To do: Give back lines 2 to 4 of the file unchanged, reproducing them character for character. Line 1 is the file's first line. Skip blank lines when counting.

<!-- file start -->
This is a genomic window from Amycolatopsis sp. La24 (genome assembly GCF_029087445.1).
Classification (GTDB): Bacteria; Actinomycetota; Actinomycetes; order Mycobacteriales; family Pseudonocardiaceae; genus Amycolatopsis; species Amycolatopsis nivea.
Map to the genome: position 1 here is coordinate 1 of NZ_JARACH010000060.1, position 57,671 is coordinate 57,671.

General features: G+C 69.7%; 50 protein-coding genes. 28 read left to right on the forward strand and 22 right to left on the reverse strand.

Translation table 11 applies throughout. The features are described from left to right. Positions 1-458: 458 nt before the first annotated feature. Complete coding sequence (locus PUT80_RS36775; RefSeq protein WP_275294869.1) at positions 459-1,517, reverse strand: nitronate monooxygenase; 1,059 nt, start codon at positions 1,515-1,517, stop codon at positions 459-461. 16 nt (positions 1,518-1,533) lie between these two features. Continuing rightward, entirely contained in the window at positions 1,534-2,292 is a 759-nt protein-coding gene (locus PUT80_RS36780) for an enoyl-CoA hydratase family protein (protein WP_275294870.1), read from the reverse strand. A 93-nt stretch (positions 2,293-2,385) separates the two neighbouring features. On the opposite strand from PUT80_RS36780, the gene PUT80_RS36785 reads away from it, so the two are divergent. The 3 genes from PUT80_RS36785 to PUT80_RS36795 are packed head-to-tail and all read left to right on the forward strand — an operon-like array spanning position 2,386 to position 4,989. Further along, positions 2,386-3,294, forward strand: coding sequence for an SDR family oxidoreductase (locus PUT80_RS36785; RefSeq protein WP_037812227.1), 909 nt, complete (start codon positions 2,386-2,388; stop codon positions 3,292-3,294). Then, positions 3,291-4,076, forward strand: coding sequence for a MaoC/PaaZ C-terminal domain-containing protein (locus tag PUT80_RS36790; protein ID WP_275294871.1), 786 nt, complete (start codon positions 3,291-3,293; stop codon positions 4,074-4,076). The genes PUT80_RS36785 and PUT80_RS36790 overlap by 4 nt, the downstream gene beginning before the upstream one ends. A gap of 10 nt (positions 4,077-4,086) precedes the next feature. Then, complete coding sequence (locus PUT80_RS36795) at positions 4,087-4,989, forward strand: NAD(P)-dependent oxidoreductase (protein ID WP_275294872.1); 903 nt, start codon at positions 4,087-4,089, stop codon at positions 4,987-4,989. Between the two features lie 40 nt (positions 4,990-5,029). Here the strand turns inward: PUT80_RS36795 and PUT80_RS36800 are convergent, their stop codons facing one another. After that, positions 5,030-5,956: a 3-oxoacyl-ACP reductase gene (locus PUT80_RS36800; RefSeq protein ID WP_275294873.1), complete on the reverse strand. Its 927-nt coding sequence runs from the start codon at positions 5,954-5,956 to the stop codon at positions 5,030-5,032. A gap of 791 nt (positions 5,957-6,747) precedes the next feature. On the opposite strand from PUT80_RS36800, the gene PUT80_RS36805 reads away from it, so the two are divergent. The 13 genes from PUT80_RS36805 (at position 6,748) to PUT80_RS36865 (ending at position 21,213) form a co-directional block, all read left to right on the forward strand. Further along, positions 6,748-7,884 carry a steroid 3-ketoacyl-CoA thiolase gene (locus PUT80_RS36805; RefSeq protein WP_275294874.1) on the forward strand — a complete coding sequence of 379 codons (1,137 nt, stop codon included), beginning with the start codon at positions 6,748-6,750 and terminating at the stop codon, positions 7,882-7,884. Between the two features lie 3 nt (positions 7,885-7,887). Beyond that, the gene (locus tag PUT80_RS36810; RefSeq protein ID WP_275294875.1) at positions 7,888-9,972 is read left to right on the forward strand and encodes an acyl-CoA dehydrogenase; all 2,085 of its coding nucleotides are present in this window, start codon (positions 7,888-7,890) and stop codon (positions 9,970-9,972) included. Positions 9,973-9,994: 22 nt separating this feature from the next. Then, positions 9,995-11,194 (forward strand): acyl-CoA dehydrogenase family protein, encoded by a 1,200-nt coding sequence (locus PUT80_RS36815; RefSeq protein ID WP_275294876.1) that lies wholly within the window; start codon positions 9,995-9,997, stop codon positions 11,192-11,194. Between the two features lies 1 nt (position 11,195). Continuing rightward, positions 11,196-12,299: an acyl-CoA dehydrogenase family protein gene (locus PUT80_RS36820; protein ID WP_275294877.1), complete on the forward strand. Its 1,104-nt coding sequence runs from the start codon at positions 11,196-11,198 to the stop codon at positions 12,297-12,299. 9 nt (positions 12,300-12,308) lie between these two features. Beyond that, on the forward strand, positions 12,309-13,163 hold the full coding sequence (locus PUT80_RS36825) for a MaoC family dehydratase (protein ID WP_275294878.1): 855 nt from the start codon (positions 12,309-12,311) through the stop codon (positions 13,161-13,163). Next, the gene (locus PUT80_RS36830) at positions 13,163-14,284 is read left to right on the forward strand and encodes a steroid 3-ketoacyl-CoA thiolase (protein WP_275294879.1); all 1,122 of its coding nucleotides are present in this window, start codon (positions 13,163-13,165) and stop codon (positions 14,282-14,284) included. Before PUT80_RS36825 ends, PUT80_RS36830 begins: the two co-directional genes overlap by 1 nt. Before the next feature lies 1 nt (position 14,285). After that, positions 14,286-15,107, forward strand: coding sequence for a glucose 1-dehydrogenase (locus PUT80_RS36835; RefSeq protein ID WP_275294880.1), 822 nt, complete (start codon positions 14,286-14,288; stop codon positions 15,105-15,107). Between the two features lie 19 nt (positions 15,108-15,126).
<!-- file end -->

Classification (GTDB): Bacteria; Actinomycetota; Actinomycetes; order Mycobacteriales; family Pseudonocardiaceae; genus Amycolatopsis; species Amycolatopsis nivea.
Map to the genome: position 1 here is coordinate 1 of NZ_JARACH010000060.1, position 57,671 is coordinate 57,671.

General features: G+C 69.7%; 50 protein-coding genes. 28 read left to right on the forward strand and 22 right to left on the reverse strand.